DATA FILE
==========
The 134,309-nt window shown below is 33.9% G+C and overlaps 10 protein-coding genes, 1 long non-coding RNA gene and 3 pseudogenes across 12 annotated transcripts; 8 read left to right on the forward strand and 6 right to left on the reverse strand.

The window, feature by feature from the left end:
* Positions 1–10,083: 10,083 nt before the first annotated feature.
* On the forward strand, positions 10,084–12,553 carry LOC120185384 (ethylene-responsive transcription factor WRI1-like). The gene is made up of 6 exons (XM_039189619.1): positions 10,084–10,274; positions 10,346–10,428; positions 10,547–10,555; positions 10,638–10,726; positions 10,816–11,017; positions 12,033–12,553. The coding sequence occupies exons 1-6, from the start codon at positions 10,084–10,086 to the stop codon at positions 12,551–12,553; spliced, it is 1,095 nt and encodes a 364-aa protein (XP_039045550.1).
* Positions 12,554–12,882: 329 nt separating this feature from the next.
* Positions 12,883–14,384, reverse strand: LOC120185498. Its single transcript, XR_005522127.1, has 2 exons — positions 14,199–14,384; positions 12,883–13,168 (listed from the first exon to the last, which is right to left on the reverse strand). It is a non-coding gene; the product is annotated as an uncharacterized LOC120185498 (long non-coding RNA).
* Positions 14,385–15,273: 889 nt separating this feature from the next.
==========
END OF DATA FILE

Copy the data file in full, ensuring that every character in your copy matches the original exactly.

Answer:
The 134,309-nt window shown below is 33.9% G+C and overlaps 10 protein-coding genes, 1 long non-coding RNA gene and 3 pseudogenes across 12 annotated transcripts; 8 read left to right on the forward strand and 6 right to left on the reverse strand.

The window, feature by feature from the left end:
* Positions 1–10,083: 10,083 nt before the first annotated feature.
* On the forward strand, positions 10,084–12,553 carry LOC120185384 (ethylene-responsive transcription factor WRI1-like). The gene is made up of 6 exons (XM_039189619.1): positions 10,084–10,274; positions 10,346–10,428; positions 10,547–10,555; positions 10,638–10,726; positions 10,816–11,017; positions 12,033–12,553. The coding sequence occupies exons 1-6, from the start codon at positions 10,084–10,086 to the stop codon at positions 12,551–12,553; spliced, it is 1,095 nt and encodes a 364-aa protein (XP_039045550.1).
* Positions 12,554–12,882: 329 nt separating this feature from the next.
* Positions 12,883–14,384, reverse strand: LOC120185498. Its single transcript, XR_005522127.1, has 2 exons — positions 14,199–14,384; positions 12,883–13,168 (listed from the first exon to the last, which is right to left on the reverse strand). It is a non-coding gene; the product is annotated as an uncharacterized LOC120185498 (long non-coding RNA).
* Positions 14,385–15,273: 889 nt separating this feature from the next.